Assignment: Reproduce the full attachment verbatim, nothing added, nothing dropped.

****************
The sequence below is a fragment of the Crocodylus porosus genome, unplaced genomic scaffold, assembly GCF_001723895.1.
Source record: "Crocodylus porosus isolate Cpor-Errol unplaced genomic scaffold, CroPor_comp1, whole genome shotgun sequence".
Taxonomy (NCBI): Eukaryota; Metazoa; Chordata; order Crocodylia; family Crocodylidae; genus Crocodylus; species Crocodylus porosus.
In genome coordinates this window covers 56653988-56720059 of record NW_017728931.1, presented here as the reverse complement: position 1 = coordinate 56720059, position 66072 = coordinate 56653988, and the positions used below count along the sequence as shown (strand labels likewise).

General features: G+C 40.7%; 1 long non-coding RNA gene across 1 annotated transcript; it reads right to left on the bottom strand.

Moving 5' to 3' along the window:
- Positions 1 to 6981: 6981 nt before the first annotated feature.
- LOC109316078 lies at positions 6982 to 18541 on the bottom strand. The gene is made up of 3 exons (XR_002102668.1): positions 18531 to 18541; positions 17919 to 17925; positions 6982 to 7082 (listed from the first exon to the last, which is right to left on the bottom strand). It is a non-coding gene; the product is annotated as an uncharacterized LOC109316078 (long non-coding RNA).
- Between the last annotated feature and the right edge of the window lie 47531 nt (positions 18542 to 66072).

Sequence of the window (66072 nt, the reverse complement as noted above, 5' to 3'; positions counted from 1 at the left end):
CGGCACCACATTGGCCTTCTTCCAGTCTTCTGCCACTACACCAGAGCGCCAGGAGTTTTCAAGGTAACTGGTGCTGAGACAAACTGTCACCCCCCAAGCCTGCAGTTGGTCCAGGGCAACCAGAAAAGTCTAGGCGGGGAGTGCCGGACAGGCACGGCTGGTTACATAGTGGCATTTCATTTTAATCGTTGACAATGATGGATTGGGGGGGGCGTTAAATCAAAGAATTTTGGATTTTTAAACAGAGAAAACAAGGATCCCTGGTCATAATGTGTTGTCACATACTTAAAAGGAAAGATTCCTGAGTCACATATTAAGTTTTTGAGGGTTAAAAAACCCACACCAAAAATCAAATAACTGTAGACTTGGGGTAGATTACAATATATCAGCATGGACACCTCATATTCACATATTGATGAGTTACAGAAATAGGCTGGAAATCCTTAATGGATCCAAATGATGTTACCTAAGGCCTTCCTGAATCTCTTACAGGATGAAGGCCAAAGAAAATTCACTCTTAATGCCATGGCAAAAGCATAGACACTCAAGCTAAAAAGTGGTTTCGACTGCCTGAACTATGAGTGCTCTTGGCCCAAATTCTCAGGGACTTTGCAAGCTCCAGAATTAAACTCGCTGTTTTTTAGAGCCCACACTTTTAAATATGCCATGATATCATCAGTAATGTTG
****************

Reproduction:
The sequence below is a fragment of the Crocodylus porosus genome, unplaced genomic scaffold, assembly GCF_001723895.1.
Source record: "Crocodylus porosus isolate Cpor-Errol unplaced genomic scaffold, CroPor_comp1, whole genome shotgun sequence".
Taxonomy (NCBI): Eukaryota; Metazoa; Chordata; order Crocodylia; family Crocodylidae; genus Crocodylus; species Crocodylus porosus.
In genome coordinates this window covers 56653988-56720059 of record NW_017728931.1, presented here as the reverse complement: position 1 = coordinate 56720059, position 66072 = coordinate 56653988, and the positions used below count along the sequence as shown (strand labels likewise).

General features: G+C 40.7%; 1 long non-coding RNA gene across 1 annotated transcript; it reads right to left on the bottom strand.

Moving 5' to 3' along the window:
- Positions 1 to 6981: 6981 nt before the first annotated feature.
- LOC109316078 lies at positions 6982 to 18541 on the bottom strand. The gene is made up of 3 exons (XR_002102668.1): positions 18531 to 18541; positions 17919 to 17925; positions 6982 to 7082 (listed from the first exon to the last, which is right to left on the bottom strand). It is a non-coding gene; the product is annotated as an uncharacterized LOC109316078 (long non-coding RNA).
- Between the last annotated feature and the right edge of the window lie 47531 nt (positions 18542 to 66072).

Sequence of the window (66072 nt, the reverse complement as noted above, 5' to 3'; positions counted from 1 at the left end):
CGGCACCACATTGGCCTTCTTCCAGTCTTCTGCCACTACACCAGAGCGCCAGGAGTTTTCAAGGTAACTGGTGCTGAGACAAACTGTCACCCCCCAAGCCTGCAGTTGGTCCAGGGCAACCAGAAAAGTCTAGGCGGGGAGTGCCGGACAGGCACGGCTGGTTACATAGTGGCATTTCATTTTAATCGTTGACAATGATGGATTGGGGGGGGCGTTAAATCAAAGAATTTTGGATTTTTAAACAGAGAAAACAAGGATCCCTGGTCATAATGTGTTGTCACATACTTAAAAGGAAAGATTCCTGAGTCACATATTAAGTTTTTGAGGGTTAAAAAACCCACACCAAAAATCAAATAACTGTAGACTTGGGGTAGATTACAATATATCAGCATGGACACCTCATATTCACATATTGATGAGTTACAGAAATAGGCTGGAAATCCTTAATGGATCCAAATGATGTTACCTAAGGCCTTCCTGAATCTCTTACAGGATGAAGGCCAAAGAAAATTCACTCTTAATGCCATGGCAAAAGCATAGACACTCAAGCTAAAAAGTGGTTTCGACTGCCTGAACTATGAGTGCTCTTGGCCCAAATTCTCAGGGACTTTGCAAGCTCCAGAATTAAACTCGCTGTTTTTTAGAGCCCACACTTTTAAATATGCCATGATATCATCAGTAATGTTG